“I started because… there were like a few situations that scared me. I took the [PEP treatment] twice… three times… I don’t know. Hmm, I was there ‘Uh, well. Maybe I can do something.’ And I heard people talking about [PrEP], and it’s free.”

Changing desires and the need for new forms of biomedical protection

Gender transition and starting testosterone often resulted in unanticipated changes not just regarding amount of sexual desire, but also a distinct desire to have sex with cisgender men, to have more casual sex or to engage in gay cruising.

This was accompanied by a need for PrEP. For some participants, this meant moving from sexual relationships with females to exclusively having sex with cisgender men, and the adoption of new cultural sexual practices, often revolving around gay condomless sex.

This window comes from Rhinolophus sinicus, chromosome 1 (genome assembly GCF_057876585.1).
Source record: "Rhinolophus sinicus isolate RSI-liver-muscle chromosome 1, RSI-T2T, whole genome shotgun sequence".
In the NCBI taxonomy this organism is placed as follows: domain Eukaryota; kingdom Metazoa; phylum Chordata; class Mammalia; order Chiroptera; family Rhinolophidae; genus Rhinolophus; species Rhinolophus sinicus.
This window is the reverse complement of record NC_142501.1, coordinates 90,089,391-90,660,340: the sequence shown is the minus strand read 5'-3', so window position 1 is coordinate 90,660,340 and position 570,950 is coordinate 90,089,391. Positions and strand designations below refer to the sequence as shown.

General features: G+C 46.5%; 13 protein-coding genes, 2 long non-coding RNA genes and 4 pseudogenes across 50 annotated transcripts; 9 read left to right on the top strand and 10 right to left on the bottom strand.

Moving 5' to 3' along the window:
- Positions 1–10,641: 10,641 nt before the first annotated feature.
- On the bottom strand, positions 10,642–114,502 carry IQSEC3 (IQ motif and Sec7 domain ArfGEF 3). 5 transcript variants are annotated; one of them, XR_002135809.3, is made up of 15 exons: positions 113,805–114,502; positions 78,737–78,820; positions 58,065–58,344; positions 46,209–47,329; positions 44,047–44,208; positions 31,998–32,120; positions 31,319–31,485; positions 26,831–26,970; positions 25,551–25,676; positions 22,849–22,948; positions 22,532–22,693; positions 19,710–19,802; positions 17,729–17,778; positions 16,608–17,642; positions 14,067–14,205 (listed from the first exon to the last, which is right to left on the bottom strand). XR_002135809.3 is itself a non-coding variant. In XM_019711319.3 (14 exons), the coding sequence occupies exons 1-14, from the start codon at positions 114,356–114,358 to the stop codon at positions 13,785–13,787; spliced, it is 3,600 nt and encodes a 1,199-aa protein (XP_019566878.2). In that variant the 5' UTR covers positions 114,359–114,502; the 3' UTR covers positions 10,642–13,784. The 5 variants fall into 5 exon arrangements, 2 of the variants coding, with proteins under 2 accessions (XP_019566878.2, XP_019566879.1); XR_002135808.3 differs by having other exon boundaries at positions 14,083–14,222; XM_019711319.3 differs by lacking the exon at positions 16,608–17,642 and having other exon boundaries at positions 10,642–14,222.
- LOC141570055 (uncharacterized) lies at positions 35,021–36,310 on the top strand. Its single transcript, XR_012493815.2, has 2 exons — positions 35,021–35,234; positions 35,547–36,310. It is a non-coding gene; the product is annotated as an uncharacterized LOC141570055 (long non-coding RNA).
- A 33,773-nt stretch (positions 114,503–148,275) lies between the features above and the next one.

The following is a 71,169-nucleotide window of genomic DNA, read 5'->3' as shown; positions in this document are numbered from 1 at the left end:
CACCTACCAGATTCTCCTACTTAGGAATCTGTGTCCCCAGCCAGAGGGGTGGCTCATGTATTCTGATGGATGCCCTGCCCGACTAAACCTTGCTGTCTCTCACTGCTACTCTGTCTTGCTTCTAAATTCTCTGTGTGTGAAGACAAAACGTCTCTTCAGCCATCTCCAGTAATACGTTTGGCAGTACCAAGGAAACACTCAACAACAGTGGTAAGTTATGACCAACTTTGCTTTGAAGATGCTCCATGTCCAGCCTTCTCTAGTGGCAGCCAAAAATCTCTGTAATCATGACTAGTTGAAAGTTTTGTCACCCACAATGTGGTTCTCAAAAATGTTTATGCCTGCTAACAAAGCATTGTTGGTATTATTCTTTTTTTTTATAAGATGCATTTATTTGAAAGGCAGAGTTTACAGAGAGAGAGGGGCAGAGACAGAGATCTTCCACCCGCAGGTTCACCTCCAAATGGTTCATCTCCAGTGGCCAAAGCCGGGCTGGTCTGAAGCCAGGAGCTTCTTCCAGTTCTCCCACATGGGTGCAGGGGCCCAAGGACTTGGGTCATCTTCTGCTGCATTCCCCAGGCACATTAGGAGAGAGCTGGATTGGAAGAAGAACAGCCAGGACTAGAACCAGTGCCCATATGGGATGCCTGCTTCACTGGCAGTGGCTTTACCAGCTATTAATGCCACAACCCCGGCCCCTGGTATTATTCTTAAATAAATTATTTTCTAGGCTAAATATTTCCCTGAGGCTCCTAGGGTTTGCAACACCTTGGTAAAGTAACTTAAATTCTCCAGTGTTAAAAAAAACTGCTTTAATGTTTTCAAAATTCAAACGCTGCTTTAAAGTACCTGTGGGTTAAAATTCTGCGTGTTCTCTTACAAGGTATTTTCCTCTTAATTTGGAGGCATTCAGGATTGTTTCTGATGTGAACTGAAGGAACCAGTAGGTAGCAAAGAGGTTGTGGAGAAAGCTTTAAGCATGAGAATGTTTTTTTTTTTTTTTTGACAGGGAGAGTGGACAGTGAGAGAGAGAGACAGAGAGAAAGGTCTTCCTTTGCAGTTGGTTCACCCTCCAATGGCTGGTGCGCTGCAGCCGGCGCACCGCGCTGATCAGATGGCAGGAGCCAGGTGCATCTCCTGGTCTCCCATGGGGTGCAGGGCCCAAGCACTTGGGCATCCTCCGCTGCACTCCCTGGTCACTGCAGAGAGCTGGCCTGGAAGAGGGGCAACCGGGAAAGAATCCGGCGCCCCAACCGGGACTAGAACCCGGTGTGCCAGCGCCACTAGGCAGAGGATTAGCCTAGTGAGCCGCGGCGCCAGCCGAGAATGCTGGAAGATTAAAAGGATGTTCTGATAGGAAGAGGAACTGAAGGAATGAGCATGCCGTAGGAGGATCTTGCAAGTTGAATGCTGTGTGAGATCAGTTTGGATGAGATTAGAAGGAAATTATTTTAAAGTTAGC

“When I started going on Grindr and really meeting guys, and seeing how difficult it is for them to just put on a condom, I said: ‘Maybe it’s time [to start PrEP].’”



An umbrella term for people whose gender identity and/or gender expression differs from the sex they were assigned at birth.

cisgender (cis)

A person whose gender identity and expression matches the biological sex they were assigned when they were born. A cisgender person is not transgender.

post-exposure prophylaxis (PEP)

A month-long course of antiretroviral medicines taken after exposure or possible exposure to HIV, to reduce the risk of acquiring HIV.


Having sex without condoms, which used to be called ‘unprotected’ or ‘unsafe’ sex. However, it is now recognised that PrEP and U=U are effective HIV prevention tools, without condoms being required. Nonethless, PrEP and U=U do not protect against other STIs. 


Something (such as a graft or device) implanted in a body tissue. In a context of prevention (such as contraception), the word refers to a device that will deliver an active agent slowly, over several months or years. This technique might be used one day to deliver antiretrovirals in the body for HIV prevention (PrEP) or treatment.